Either way, if you feel that your health isn’t getting any better, then it’s time to see another doctor. Your current one may have missed something, which is why your health isn’t improving. Or it’s possible that the doctor’s treatment plan isn’t the best for your case.
You Want to Explore as Many Treatment Options as Possible
If you feel that your current treatment plan is lacking, go for a second opinion. Sometimes, more aggressive treatment options, such as surgery for wrist pain, are better.
It could also be the other way around, wherein your current doctor wants you to get surgery. If you’re not convinced this is the best way, then seek a second opinion. A new doctor may have other less-invasive treatment plans that could work for you.
Your Situation Warrants a Specialist
Many worker’s compensation doctors are general physicians. Yes, they have the skills and training to provide diagnoses. However, they may not have the experience to provide specialized care and treatments.
Because of this, you’re always in pain and may not even be able to make full use of your arms and hands. In this case, a general physician won’t be able to completely treat you.
What you need to do is to see a spinal injury specialist. This way, you can receive all the necessary care and treatment for your special case.
Other cases that may require a specialist are traumatic brain injuries or chronic pain conditions. If your work exposes you to hazardous chemicals, then you may also need to see a specialist. Especially if you’ve had asbestos exposure, which can cause cancer.
Again, just make sure that the next doctor you see is WCB-registered. Otherwise, you may end up with out-of-pocket expenses.
You Don’t Have a Good Relationship With Your Current Doctor
Another reason to switch to a new doctor may be as simple as relationship issues. You may feel that your current doctor isn’t as attentive to your needs. Or your doctor is often not available, so you end up having to delay your checkups.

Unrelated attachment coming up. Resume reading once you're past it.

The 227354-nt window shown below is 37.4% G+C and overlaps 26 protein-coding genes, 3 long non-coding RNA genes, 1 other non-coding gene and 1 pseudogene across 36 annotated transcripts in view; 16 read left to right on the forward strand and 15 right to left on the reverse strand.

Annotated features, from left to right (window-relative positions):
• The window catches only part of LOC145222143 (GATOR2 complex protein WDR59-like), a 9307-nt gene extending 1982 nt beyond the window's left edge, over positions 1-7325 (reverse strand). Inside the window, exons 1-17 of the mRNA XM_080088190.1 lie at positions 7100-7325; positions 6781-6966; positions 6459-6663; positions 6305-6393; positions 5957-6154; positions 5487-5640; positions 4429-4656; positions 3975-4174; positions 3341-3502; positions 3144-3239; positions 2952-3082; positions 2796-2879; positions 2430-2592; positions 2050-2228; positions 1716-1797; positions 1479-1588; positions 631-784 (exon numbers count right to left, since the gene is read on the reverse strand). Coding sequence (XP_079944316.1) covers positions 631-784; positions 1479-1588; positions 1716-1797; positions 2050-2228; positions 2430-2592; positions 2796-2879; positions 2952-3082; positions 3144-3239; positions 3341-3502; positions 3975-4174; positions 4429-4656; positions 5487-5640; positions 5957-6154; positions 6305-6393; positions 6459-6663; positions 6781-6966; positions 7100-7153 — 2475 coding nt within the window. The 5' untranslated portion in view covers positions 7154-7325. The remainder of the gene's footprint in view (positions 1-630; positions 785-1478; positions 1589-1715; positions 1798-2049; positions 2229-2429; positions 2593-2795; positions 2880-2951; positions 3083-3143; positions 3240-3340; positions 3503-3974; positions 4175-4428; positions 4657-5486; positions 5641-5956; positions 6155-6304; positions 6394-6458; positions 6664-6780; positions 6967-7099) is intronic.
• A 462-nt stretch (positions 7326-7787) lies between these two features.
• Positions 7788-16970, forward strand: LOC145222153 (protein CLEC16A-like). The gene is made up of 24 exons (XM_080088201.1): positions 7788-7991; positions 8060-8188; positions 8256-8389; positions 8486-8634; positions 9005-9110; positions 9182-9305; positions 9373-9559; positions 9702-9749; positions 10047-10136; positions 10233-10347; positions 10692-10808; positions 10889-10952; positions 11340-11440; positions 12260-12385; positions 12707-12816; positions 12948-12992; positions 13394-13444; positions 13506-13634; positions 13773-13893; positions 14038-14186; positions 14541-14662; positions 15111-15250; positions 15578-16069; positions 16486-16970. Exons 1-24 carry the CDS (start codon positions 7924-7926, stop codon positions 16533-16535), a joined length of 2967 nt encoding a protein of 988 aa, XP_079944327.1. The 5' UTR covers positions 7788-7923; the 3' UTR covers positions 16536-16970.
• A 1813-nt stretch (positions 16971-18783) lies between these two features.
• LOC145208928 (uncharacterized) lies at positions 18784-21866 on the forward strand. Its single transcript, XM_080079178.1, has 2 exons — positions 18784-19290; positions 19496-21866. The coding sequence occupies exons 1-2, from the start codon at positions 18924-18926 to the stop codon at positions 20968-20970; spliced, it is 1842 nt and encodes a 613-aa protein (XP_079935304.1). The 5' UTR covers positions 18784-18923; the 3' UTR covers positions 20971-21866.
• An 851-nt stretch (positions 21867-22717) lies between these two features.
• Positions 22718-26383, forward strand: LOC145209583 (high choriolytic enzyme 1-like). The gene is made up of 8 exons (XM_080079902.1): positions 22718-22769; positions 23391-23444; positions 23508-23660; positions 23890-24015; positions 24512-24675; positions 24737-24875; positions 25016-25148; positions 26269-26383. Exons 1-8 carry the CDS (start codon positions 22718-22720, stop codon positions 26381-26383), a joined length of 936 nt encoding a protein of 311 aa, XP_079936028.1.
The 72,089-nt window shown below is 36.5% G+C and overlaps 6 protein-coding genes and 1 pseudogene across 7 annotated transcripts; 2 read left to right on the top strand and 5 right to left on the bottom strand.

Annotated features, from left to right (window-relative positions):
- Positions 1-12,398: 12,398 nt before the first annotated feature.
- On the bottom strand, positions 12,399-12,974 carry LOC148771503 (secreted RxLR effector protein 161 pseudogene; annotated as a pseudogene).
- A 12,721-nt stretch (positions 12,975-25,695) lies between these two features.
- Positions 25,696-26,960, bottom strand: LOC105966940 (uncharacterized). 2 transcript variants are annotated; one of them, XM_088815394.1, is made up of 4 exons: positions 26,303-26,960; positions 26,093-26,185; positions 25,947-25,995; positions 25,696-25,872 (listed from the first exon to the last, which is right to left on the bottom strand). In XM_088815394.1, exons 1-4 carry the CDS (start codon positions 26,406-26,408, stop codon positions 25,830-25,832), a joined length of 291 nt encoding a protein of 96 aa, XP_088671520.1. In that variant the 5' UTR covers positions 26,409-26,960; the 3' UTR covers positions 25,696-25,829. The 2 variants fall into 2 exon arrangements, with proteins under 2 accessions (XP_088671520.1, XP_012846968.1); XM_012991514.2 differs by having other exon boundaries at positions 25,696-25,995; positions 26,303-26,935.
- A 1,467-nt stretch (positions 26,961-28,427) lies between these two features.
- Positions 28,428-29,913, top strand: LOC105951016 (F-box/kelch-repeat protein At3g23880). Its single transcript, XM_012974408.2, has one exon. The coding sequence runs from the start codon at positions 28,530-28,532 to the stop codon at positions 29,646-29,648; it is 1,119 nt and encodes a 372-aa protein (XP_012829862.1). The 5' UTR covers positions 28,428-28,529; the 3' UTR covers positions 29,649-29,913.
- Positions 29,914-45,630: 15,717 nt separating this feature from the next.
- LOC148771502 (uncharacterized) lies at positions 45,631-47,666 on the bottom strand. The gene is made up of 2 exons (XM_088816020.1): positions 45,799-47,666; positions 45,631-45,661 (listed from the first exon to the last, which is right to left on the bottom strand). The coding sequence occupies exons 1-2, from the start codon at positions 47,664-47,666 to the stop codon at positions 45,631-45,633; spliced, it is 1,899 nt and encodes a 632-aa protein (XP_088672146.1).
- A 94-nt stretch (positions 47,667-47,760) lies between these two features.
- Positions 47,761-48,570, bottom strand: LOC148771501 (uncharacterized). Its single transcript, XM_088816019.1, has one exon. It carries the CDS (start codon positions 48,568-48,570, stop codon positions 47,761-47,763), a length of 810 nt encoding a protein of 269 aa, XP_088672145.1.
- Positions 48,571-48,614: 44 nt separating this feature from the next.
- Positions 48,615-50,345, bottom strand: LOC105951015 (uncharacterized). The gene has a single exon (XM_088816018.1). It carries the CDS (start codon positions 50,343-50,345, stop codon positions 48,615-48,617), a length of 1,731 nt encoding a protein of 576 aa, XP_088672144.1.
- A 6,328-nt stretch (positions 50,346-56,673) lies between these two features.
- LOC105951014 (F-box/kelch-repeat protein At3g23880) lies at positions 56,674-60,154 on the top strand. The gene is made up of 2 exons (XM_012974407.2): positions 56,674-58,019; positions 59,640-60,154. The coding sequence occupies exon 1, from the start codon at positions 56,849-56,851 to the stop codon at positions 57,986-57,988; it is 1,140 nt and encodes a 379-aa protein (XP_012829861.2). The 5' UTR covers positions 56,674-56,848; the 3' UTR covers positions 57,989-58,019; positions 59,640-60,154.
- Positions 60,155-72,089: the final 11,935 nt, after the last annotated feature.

If any of these is true, then feel free to look for another WCB-authorized doctor. You want to get better as soon as you can, and if your initial doctor isn’t helping, then you should switch.
When Exactly Can You Make the Switch?
The extent of your injuries and your employer dictate when you can switch treating doctors in NY. Below is a more detailed timeline that you can follow.
For Injuries Requiring Emergency Care
If your injuries require emergency care, you can go to any doctor in an emergency department. An example is if you’ve had a serious fall injury at work, resulting in broken bones. Another is if you’ve been in a serious car crash while you’re on the job.
Your worker’s compensation coverage should automatically cover these injuries, regardless of whether the emergency care doctor you see is or isn’t part of the WCB. After your ED treatment, you would have to choose a WCB-registered doctor.
For Employees With a PPO Coverage
In 2018, the NY Department of Financial Services received 5,064 PPO-related complaints. Delayed payments and claim rejections were among the most common complaint reasons.
That’s right: you could face a denial of your worker’s comp claim, even if you’ve truly suffered from an injury at work. This can happen based on the findings of your initial treating doctor.
This is why it’s vital that you choose the right worker’s comp doctor from the very start. However, this could be an issue if your employer has a PPO. In this case, you may feel that the doctor puts your employer’s financial well-being first.
You’d have to wait for 30 days from the time you’ve had your initial appointment before you can switch. But as soon as the waiting period is over, you should start looking for a new worker’s comp doctor. This way, you can get a second opinion to confirm your initial diagnosis and treatment.
For All Other Employees
If your employer doesn’t have a PPO, you can seek a second opinion any time you wish. The important thing is to ensure that the doctor is with the Worker’s Compensation Board.
What’s more, New York allows you to change your treating doctor more than once. Take advantage of this not only to get a second, but also a third opinion.
Get the Best Treatment You Deserve With the Right Worker’s Comp Doctor
Granted, all doctors are under oath to treat their patients to the best of their abilities. They shouldn’t have any biases nor should they provide “preferential treatment.” However, this doesn’t mean that your first treating doctor is the best for your situation.
So if you’re not getting any better, use this guide to switch to a new worker’s comp doctor for a second opinion! The sooner you do, the higher your chances of better and faster recovery. Besides, if the law permits you to get a second opinion, then it’s your every right to do so.
Ready to start your search for a new worker’s comp doctor who will give you the best and fairest treatment? Then please feel free to use our search tool to find a workers’ comp physician now! You’ll find specialists in all areas of work and auto accident injuries in our network.